Each problem $P_n$ is decidable, and $A_n$ is a decision procedure. However, the enumeration $A_n$ is not computable, but we have shown that it is unavoidable.

It is easy to show that, given any constant $C$, there is an $n$ such that the size $|A_n|$ of $A_n$ is greater than $C$. The reason is simply that the number of machines smaller than $C$ is finite, while the number of recursive sets recognized by TMs is infinite.

So that is an example of a problem (more precisely a problem enumeration) that cannot be solved by a short program, i.e. such that there is no constant bound on the length of solutions for each $P_n$.

We can always add to each problem $P_n$ that it requires any solution to first read an array of size $n$, so as to meet the constraint in the question. But there is little point to it.

  • $\begingroup$ Thanks. This indeed answers the question. What I am really looking for (but don't know how to ask correctly) is a natural problem, a problem that occurs in real-life, where the size of the program increases with the size of the input. $\endgroup$ Oct 23, 2014 at 7:10
  • $\begingroup$ @ErelSegalHale I was aware of this real life aspect, but I am not sure what would distinguish it from a TM answer, given the peculiar properties of the problem, such as non the non-computable enumerability of solutions. If your problem enumeration is natural, I was actually wondering how you can prove that they are all decidable, unless they were constructed to be so. Undecidability is usually proved (ultimately) by contradiction, but decidability is usually proved constructively, which amounts to giving the decision procedure for all, which you cannot do as they are not computably enumerable. $\endgroup$
    – babou
    Oct 23, 2014 at 9:23
  • $\begingroup$ "I am not sure what would distinguish it from a TM answer, given the... non-computable enumerability of solutions" - This is a good point, thanks. $\endgroup$ Oct 24, 2014 at 6:58

For any given problem, you can create a programming language where a program to encode the solution to that problem is a single character. (cf. HQ9+). Kolmogorov complexity is language dependent. The answer to your question about which problems cause a blowup will depend heavily upon whichever "standard formal language" you choose.

There are some interesting results, however. Encoding of randomly generated strings will always require a cost proportional to the size of the string. Pigeonhole principle tells us there will always be some functions, in any fixed language L, that cannot be expressed in a space smaller than a complete enumeration of all the cases. And Blum's size theorem tells us that, for a total language, there are always functions you can encode larger than an arbitrarily chosen blowup factor compared encoding the same function in a Turing complete language.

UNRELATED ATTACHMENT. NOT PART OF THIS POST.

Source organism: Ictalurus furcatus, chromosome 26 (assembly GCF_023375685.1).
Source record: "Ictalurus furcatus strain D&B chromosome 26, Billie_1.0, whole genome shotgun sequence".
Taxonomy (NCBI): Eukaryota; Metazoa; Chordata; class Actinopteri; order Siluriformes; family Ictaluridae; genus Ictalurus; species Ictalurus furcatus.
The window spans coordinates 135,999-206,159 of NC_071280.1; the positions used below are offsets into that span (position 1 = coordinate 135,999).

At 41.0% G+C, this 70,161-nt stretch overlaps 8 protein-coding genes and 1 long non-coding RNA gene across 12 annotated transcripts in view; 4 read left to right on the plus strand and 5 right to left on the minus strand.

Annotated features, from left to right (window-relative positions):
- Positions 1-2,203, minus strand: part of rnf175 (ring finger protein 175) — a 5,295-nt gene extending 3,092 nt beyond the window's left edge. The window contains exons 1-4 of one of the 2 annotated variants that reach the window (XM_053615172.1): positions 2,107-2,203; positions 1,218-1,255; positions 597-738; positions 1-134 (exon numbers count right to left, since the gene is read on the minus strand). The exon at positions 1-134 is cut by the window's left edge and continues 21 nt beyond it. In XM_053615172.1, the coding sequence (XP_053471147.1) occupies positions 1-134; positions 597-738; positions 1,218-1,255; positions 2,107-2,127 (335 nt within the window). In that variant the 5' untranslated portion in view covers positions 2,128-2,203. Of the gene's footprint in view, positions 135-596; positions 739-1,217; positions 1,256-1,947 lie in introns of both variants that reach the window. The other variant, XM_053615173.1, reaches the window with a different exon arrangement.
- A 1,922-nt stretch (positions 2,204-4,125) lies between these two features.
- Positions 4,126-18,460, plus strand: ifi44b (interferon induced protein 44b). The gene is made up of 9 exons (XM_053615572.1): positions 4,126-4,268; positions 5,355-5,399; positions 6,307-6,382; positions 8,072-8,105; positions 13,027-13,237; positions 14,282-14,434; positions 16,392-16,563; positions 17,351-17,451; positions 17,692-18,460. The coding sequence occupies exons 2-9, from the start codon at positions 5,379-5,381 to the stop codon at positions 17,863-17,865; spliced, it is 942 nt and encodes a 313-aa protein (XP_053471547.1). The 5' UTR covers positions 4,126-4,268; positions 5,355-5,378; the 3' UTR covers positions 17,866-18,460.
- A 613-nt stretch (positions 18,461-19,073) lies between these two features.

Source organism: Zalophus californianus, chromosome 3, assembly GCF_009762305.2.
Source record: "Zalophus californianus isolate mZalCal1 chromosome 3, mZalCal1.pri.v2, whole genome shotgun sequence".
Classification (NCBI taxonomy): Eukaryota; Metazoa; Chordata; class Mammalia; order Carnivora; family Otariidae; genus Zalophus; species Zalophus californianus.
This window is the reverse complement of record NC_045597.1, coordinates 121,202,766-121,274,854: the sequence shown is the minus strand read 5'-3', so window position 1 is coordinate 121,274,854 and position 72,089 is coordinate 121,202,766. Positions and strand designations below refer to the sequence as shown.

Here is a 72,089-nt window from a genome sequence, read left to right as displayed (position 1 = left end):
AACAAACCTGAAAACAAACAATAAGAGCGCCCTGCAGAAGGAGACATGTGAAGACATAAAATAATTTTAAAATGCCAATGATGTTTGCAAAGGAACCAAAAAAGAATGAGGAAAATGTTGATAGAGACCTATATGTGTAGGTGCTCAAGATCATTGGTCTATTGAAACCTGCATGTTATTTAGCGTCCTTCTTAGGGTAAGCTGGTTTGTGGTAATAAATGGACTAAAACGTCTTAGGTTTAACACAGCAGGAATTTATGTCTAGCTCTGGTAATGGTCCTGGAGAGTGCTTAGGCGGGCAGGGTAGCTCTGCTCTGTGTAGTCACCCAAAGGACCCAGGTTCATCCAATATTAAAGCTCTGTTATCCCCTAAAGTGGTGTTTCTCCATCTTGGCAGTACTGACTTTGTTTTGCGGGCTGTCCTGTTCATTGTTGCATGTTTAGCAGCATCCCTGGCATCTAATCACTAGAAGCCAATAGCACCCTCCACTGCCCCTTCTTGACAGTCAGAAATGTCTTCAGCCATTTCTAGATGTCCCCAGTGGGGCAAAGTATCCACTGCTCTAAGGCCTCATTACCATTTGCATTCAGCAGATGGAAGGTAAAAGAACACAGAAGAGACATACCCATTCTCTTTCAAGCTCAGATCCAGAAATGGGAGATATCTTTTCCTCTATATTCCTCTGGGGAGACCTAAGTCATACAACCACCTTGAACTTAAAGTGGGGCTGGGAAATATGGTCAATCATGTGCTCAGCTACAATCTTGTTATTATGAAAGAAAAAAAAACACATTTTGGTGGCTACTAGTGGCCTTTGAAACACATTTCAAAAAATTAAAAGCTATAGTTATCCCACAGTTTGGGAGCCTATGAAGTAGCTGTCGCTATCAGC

• $\begingroup$ "∃ functions, in any fixed language L, that cannot be expressed in a space smaller than a complete enumeration of all the cases." What is all the cases? Do you have a reference on the web? $\endgroup$
    – babou
    Oct 20, 2014 at 22:18
  • $\begingroup$ I mean a complete enumeration of (domain,range) pairs. You can construct such functions, e.g. mapping from a fixed set of random strings to another fixed set of random strings. Sorry, I don't have a reference to point at. $\endgroup$
    – dmbarbour
    Oct 21, 2014 at 2:28
  • $\begingroup$ I guess you mean an enumeration $P_n$ of such problems so that each $P_n$ has to be as large as the enumeration of the n (domain,range) pairs (Is that correct?). Too bad you have no clue for finding more information about this. $\endgroup$
    – babou
    Oct 21, 2014 at 8:19

A result of Shannon's states that there exists a sequence of functions $f_n\colon\{0,1\}^n\rightarrow \{0,1\}$ that is so that the problem $P(n)$ of computing $f_n(x)$ for $x\in\{0,1\}^n$ requires at least $\Theta(\frac{2^n}{n})$ boolean operations (i.e. the circuit complexity of computing $f_n(x)$ is at least $\Theta(\frac{2^n}{n})$).

This theorem is not so hard to obtain, as there are $2^{(2^n)}$ $n$-ary boolean functions, while the number of circuits of the given size is strictly smaller.

  • $\begingroup$ OK, this shows the existence of a problem which requires a large program, but I am looking for a specific proof that a certain (known) problem requires a large program. $\endgroup$ Oct 20, 2014 at 10:11
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    $\begingroup$ I knew that this was not a really satisfactory answer. I think that circuit complexity is the thing that is closest to "program length", as the size of the circuit varies with the size of the input, as in your post. Lower bounds in this area should be known for some specific problems, but I am not an expert. $\endgroup$ Oct 20, 2014 at 12:10
  • 1
    $\begingroup$ I would think that the size of a circuit is more like the complexity of program execution rather than the size of program code. My idea is that each gate gets used only once. It is a kind of linear logic. If you do the same in software, where you can factorize by calling subprograms many times, do you have the same result on program size? CC @ErelSegalHalevi $\endgroup$
    – babou
    Oct 20, 2014 at 20:20